SoftBank Seeks to Assuage Investors on Mobile Outage Before $23 Billion IPO
(Bloomberg) -- SoftBank Group Corp. and its bankers are holding emergency conference calls with institutional investors to address any concerns they might have after the carrier’s mobile service went down days before a 2.65 trillion yen ($23.5 billion) initial public offering.
Three conference calls are being hosted at separate times and regions on Friday by Nomura Holdings Inc., Mizuho Financial Group Inc. and Goldman Sachs Group Inc., according to a document obtained by Bloomberg. SoftBank Chief Technology Officer Junichi Miyakawa and Chief Financial Officer Kazuhiko Fujihara will join the discussions. SoftBank shares fell as much as 3.3 percent in afternoon trading in Tokyo.
The IPO is fully subscribed, but SoftBank and its bankers are taking extra precautions in order to make sure that investors weren’t spooked by the outage, which disconnected users across Japan for more than four hours on Thursday. The service failure blew up on social media and dominated evening news programs. As an extra step, the underwriters are also extending bookbuilding by an extra six hours until 5 p.m. in Tokyo on Friday, according to a person familiar with the plans, who asked not to be identified because the information isn’t public.
Representatives for SoftBank and the three banks declined to comment on the calls and the bookbuilding. The calls will be held at 2 p.m. in Tokyo (Nomura), 10 a.m. in London (Mizuho) and 9 a.m. in New York (Goldman) on Friday to “explain the mobile network outage which occurred on Dec. 6,” according to the document.
The outages were caused by a problem with software supplied by Ericsson AB and impacted mobile phone users in 11 countries, including Britain and Japan, according to a statement by SoftBank. The wireless carrier said it detected malfunctioning software in all of the packet switching machines installed at centers in Tokyo and Osaka, which cover mobile customers nationwide. The disruption lasted from 1:39 to 6:04 p.m. in Japan, the company said.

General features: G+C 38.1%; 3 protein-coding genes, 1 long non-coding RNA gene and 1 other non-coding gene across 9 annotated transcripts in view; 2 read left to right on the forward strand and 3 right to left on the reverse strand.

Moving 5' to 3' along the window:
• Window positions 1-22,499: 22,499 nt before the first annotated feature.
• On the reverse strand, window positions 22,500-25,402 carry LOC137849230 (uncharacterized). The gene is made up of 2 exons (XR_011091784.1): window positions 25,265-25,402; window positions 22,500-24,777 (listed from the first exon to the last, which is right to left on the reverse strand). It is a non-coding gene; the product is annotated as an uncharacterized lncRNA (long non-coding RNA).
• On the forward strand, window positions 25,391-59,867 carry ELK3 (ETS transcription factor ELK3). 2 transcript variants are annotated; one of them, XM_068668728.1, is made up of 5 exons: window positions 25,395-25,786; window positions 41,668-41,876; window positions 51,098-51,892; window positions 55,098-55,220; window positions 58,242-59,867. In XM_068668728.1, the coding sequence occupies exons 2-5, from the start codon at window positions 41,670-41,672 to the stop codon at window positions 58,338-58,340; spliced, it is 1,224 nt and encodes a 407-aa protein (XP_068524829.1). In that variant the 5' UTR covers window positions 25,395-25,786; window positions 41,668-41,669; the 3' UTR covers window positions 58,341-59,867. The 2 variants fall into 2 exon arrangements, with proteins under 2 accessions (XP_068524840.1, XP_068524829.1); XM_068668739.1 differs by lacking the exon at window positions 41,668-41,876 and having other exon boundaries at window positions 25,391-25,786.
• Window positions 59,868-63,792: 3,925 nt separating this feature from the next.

Including an overallotment of about 160 million shares, SoftBank is selling a total of roughly 1.76 billion shares at a preliminary price of 1,500 yen apiece. The final offering price will be announced on Dec. 10.
The underwriters already covered their entire book by Wednesday, thanks to strong demand from retail investors in Japan and overseas buyers, people familiar with the process said. They said more orders were coming from individual investors, which will probably push the stock above the preliminary price when trading begins on Dec. 19.
SoftBank and its bankers opted not to set a price range when they announced the preliminary figure of 1,500 yen per share last week. That was seen as a sign that the company and its bankers were confident of their ability to gauge demand. An underpriced debut would raise less cash, and could see the shares jump when market trading starts. On the other hand, an overpriced IPO carries the risk of leaving unsold shares on the table. The final price may still be adjusted, SoftBank said.
The telecommunications arm, which will trade on the Tokyo Stock Exchange as SoftBank Corp. under the ticker 9434, is a cash-generating business spanning wireless, broadband and fixed-line services. It has 34 million mobile subscribers. SoftBank founder Masayoshi Son is transforming his Tokyo-based company from a telecom operator into a global tech investor, but the listing comes at a time when Japan’s wireless industry has come under pressure from the government to reduce phone bills. The entry of e-commerce giant Rakuten Inc. is also raising the risks of a price war next year.
Apart from Nomura, Mizuho and Goldman, the joint global coordinators include Deutsche Bank AG, JPMorgan Chase & Co. and Sumitomo Mitsui Financial Group Inc.
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